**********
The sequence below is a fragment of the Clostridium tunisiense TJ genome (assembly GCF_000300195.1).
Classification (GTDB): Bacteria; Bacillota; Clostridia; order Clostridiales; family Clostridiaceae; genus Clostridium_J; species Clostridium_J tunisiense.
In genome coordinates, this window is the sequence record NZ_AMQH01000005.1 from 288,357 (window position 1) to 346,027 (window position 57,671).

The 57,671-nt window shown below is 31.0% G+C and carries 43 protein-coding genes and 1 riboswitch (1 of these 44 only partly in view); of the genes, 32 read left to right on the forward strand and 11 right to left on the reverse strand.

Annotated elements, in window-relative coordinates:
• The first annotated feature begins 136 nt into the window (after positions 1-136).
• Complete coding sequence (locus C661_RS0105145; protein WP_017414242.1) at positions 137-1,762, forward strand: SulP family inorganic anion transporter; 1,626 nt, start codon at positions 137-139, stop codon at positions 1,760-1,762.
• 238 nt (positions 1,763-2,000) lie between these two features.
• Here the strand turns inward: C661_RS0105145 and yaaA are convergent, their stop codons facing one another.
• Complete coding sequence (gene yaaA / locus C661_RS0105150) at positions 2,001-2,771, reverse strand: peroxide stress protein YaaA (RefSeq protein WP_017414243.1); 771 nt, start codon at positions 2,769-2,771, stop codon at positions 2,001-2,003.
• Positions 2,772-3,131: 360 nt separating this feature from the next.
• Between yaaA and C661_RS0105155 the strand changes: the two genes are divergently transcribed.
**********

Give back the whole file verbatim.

The sequence below is a fragment of the Clostridium tunisiense TJ genome (assembly GCF_000300195.1).
Classification (GTDB): Bacteria; Bacillota; Clostridia; order Clostridiales; family Clostridiaceae; genus Clostridium_J; species Clostridium_J tunisiense.
In genome coordinates, this window is the sequence record NZ_AMQH01000005.1 from 288,357 (window position 1) to 346,027 (window position 57,671).

The 57,671-nt window shown below is 31.0% G+C and carries 43 protein-coding genes and 1 riboswitch (1 of these 44 only partly in view); of the genes, 32 read left to right on the forward strand and 11 right to left on the reverse strand.

Annotated elements, in window-relative coordinates:
• The first annotated feature begins 136 nt into the window (after positions 1-136).
• Complete coding sequence (locus C661_RS0105145; protein WP_017414242.1) at positions 137-1,762, forward strand: SulP family inorganic anion transporter; 1,626 nt, start codon at positions 137-139, stop codon at positions 1,760-1,762.
• 238 nt (positions 1,763-2,000) lie between these two features.
• Here the strand turns inward: C661_RS0105145 and yaaA are convergent, their stop codons facing one another.
• Complete coding sequence (gene yaaA / locus C661_RS0105150) at positions 2,001-2,771, reverse strand: peroxide stress protein YaaA (RefSeq protein WP_017414243.1); 771 nt, start codon at positions 2,769-2,771, stop codon at positions 2,001-2,003.
• Positions 2,772-3,131: 360 nt separating this feature from the next.
• Between yaaA and C661_RS0105155 the strand changes: the two genes are divergently transcribed.